THE controversial 'locals only' and 'must speak Irish' planning rules have been challenged by the EU as illegal and discriminatory.
A landmark EU ruling yesterday will test the Fianna Fail/Greens coalition as the parties are poles apart on the issue of one-off houses in the countryside.
The move will put serious pressure on 22 local authorities to abandon their 'locals only' policies when granting planning permissions.
The EU ordered Ireland to explain why the 22 authorities discriminate in favour of local people.
The EU Commission has written to the Department of Environment asking it to show how its 'local needs' rules do not break several internal-market rules and are not discriminatory.
After months of examining the issue, officials believe the rules break articles 43 and 56 of the EC Treaty which guarantee freedom of establishment and the free movement of capital.
They examined planning rules in Carlow, Clare, Cork, Donegal, Fingal, Galway, Kerry, Kildare, Kilkenny, Mayo, Meath, Monaghan, Laois, Longford, Limerick, Louth, Offaly, Sligo, Tipperary North and South, Wexford, Westmeath and Wicklow.
These authorities require either residency or family ties to the area before permission for one-off family dwellings is given.
Several authorities require that an applicant be employed locally in agriculture while two counties can insist that an applicant must speak Irish.
The vast majority of EU citizens were unable to claim former residency, family ties or fluency in Irish, said a Commission official.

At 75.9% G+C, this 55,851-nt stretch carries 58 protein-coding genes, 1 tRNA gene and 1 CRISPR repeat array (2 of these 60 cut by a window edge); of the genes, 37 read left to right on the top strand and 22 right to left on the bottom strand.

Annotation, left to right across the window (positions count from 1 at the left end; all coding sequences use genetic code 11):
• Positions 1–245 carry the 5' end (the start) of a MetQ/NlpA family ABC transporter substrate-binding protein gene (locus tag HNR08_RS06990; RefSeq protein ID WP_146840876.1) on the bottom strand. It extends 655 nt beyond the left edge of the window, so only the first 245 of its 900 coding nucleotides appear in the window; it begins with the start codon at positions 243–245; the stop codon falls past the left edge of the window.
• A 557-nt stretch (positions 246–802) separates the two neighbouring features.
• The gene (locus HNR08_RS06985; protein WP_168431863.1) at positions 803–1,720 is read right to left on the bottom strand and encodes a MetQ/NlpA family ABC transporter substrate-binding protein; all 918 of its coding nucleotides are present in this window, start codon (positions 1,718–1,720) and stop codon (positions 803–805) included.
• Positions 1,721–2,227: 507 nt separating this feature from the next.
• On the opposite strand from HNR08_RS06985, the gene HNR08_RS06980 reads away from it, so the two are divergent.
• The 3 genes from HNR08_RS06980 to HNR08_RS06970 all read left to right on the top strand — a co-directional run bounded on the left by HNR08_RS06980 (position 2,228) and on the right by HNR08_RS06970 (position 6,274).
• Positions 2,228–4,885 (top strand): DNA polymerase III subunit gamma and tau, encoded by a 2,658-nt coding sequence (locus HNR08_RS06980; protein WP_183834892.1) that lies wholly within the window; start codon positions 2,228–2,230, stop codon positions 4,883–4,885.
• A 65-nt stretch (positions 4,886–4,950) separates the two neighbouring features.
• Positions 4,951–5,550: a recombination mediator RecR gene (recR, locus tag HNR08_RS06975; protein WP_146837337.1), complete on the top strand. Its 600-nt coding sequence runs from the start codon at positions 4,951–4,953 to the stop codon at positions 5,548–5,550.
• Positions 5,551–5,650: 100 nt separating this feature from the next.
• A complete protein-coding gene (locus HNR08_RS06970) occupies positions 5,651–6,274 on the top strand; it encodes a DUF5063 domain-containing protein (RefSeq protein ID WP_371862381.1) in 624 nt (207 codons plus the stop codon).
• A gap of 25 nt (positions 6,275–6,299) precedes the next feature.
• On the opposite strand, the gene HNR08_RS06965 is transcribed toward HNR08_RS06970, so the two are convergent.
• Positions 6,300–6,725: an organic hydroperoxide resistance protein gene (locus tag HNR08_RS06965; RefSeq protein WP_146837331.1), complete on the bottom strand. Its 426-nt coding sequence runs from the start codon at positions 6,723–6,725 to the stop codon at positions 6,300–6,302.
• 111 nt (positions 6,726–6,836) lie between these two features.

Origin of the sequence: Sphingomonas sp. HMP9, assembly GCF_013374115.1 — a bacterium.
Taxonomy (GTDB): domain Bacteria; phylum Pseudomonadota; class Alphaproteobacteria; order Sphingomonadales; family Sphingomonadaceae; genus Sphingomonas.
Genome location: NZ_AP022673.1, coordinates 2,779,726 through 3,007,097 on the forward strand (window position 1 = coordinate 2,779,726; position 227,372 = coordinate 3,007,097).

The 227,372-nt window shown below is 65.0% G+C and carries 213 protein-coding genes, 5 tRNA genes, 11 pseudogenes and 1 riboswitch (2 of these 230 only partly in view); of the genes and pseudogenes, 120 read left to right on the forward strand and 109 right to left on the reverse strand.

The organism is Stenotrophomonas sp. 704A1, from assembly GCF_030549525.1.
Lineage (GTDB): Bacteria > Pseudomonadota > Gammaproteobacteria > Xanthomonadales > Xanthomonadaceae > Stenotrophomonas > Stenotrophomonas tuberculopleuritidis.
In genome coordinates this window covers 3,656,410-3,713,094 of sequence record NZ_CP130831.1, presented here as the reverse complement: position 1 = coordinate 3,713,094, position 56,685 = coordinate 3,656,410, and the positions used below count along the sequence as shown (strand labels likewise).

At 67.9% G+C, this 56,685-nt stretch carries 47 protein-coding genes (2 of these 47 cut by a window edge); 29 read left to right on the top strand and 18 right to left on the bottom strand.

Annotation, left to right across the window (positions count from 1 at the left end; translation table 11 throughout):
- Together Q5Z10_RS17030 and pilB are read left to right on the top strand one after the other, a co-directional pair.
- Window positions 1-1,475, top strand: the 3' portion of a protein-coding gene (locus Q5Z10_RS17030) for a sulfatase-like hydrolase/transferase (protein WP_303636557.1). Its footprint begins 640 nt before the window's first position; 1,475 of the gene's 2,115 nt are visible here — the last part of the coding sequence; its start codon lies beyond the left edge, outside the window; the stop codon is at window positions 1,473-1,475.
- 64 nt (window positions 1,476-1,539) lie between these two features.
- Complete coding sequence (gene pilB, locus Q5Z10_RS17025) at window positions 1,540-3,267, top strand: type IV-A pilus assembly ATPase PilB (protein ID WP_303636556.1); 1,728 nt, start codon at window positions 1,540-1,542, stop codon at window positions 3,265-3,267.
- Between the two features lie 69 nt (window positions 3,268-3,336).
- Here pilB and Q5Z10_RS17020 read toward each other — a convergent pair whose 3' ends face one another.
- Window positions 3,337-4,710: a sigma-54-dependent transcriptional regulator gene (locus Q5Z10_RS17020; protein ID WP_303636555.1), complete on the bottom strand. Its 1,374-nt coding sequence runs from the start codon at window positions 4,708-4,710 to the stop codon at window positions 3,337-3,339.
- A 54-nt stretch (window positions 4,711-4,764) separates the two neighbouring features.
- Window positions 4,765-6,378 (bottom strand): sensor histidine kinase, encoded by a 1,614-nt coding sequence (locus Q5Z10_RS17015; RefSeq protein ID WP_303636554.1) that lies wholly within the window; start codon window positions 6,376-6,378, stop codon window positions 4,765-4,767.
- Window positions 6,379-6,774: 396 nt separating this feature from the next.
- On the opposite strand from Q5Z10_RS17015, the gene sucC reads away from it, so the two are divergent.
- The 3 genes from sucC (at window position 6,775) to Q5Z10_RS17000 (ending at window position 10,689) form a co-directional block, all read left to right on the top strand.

A 'letter of formal notice' asking how Ireland reconciles the rules with EU law has been sent to Environment Minister John Gormley, who has two months in which to respond.
The letter says: "The Commission requests observations from Ireland on the discriminatory aspects of the restrictions, their objectives, and the proportionality of the measures with the objectives pursued."
The issue is expected to provide one of the first of many expected tests of the Fianna Fail-Green partnership.
Within Fianna Fail many members believe people should be allowed to build on their own land as they see fit while the Green Party favours regulated, sustainable development.
One councillor admitted last night that his local authority was going to have to "revisit" the issue of planning permission to ensure it was not at variance with EU law.
Cllr Dermot Connolly, a member of Galway County Council, said he believed that the EU did not always have the best interests of regions and cultures at hand.
Mr Connolly said local authorities had to have practical measures in place to ensure cultures continued to flourish.
Last year, councillors agreed to make changes to the Galway County Development Plan which meant people in large sections of the county no longer had to fulfil stringent "local" rules when applying for planning permission for a family home.
In Clare, the development plan favours local rural people applying for planning permission.
West Clare councillor PJ Kelly, a member of Clare County Council, said the use of 'locals only' was a controlling mechanism by planners.
Mr Kelly said he agreed with the EU decision and he would be bringing up the issue of revamping the planning laws with the council.
"It's replacement will have to be intelligent, workable, functional and respectable," he said.
Mr Kelly said the moves to restrict planning to locals or Irish speakers had brought the system into disrepute.
In 2005, the Law Society warned that county councils discriminating in favour of family members over planning permissions for one-off rural housing were breaking the law.
The law reform committee of the society informed the Department of the Environment that positive discrimination in some cases breached the Constitution and EU law.
Bernard Purcell and Treacy Hogan